It is also incredibly difficult to acquire the necessary materials to build a bomb. And politicians in some authoritarian regimes inadvertently undermine their own aspirations. As Jacques E.C. Hymans of University of Southern California points out in his book “Achieving Nuclear Ambitions,” since 1970, half of the nuclear projects that states have undertaken have been abject failures; the rare successes have taken far longer than necessary. While it took China roughly 10 years to get the bomb, it took Pakistan 20. This is largely because rulers in weak or authoritarian states have a tendency to intervene and interfere in scientists’ efforts to develop nuclear weapons, undermining their professional ethos. A greater barrier exists between politicians and scientists in strong states, making it easier for their states to obtain the bomb and join the nuclear club.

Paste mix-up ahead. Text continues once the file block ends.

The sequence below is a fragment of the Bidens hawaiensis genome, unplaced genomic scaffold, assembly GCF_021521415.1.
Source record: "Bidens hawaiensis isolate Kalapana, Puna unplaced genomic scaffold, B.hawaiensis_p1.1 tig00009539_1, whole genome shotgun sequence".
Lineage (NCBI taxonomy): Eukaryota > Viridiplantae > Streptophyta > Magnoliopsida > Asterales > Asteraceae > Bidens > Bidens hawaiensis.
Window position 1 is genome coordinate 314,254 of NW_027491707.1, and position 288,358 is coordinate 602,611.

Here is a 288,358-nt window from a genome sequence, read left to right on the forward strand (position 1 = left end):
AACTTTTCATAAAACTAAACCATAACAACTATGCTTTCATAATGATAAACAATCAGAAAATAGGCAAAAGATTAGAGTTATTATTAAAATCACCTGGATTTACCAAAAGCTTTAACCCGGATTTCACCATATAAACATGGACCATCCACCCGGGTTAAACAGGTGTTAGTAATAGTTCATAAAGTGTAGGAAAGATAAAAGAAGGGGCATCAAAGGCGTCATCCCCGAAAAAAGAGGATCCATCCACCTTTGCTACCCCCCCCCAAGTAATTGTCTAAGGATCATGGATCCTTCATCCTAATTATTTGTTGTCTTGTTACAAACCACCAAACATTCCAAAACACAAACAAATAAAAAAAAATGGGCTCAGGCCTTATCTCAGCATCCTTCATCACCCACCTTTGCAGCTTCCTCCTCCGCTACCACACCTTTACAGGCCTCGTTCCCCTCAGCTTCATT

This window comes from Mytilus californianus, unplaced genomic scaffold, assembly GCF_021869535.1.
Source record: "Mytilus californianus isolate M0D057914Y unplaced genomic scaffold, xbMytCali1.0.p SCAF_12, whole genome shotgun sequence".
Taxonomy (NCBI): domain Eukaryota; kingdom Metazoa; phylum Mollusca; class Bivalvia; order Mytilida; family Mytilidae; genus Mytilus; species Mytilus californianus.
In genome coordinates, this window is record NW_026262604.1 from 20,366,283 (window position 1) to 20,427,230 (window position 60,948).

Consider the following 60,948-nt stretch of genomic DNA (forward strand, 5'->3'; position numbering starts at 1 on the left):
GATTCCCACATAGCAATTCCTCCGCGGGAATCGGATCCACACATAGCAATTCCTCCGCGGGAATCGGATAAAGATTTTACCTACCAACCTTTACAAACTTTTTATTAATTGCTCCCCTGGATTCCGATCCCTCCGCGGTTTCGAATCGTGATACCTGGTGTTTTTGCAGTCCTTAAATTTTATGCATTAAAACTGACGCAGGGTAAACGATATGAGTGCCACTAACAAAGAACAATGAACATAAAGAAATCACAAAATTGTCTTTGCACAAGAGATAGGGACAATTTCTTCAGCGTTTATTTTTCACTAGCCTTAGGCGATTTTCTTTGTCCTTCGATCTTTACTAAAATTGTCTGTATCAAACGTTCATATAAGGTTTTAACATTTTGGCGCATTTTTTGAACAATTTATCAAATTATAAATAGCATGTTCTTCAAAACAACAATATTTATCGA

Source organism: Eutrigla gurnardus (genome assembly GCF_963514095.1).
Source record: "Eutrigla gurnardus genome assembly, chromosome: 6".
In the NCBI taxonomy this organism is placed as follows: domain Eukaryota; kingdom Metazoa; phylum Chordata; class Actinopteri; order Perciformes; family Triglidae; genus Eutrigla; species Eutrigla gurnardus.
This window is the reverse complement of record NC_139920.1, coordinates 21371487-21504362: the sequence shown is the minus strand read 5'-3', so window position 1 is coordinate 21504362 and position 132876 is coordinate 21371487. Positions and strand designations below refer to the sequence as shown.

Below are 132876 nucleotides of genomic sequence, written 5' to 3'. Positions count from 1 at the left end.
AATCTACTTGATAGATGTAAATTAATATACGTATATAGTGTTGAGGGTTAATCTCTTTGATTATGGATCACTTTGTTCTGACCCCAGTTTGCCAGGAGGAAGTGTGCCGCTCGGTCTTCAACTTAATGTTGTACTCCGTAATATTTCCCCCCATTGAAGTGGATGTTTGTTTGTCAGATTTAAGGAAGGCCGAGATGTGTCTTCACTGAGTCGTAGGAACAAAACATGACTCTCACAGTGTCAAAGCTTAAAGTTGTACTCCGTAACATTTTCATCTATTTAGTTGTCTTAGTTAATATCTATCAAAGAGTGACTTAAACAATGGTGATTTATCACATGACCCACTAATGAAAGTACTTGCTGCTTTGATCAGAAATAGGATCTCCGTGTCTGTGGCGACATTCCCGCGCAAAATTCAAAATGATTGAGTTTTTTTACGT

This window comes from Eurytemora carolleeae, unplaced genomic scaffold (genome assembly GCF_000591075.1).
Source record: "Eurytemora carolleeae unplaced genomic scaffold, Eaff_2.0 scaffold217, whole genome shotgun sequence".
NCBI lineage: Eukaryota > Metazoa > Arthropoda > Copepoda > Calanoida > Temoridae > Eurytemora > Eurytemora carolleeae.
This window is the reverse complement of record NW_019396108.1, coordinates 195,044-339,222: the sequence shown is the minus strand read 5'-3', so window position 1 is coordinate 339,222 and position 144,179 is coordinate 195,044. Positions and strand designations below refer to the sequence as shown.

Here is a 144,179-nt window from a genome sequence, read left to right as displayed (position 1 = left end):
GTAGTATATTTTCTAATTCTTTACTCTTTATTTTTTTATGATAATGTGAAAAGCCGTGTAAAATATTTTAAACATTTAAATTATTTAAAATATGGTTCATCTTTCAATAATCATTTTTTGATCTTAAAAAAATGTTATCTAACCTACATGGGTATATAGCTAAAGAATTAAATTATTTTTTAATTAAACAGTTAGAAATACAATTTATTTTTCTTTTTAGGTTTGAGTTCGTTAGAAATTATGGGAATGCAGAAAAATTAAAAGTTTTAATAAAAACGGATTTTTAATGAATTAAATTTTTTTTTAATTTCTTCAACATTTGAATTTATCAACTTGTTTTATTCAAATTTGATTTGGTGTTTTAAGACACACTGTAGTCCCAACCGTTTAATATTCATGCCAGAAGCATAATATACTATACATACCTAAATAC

The Gulf States argue that with Iran, it’s different. These countries have had long-standing tensions with the country. After the British withdrew from the region and granted independence to the United Arab Emirates, Qatar  and Bahrain, in 1971 the Iranian Shah asserted control of the Tunb Islands as well as the strategically critical Abu Musa. These regimes remain suspicious of Iran’s intentions with respect to their oil installations as well. Some, such as Saudi Arabia and Bahrain, have complained of Iranian influence and interference among their disgruntled Shia populations. Their fears have grown since the outbreak of the Arab Spring in December 2010.  They say that a nuclear Iran will become increasingly aggressive, making it more prone to engaging in coercive diplomacy. They fear that the Obama administration’s overtures to Iran will amount to the U.S. pivoting toward Tehran – and abandoning them. Acquiring nuclear weapons, they argue, is the only way to stay protected.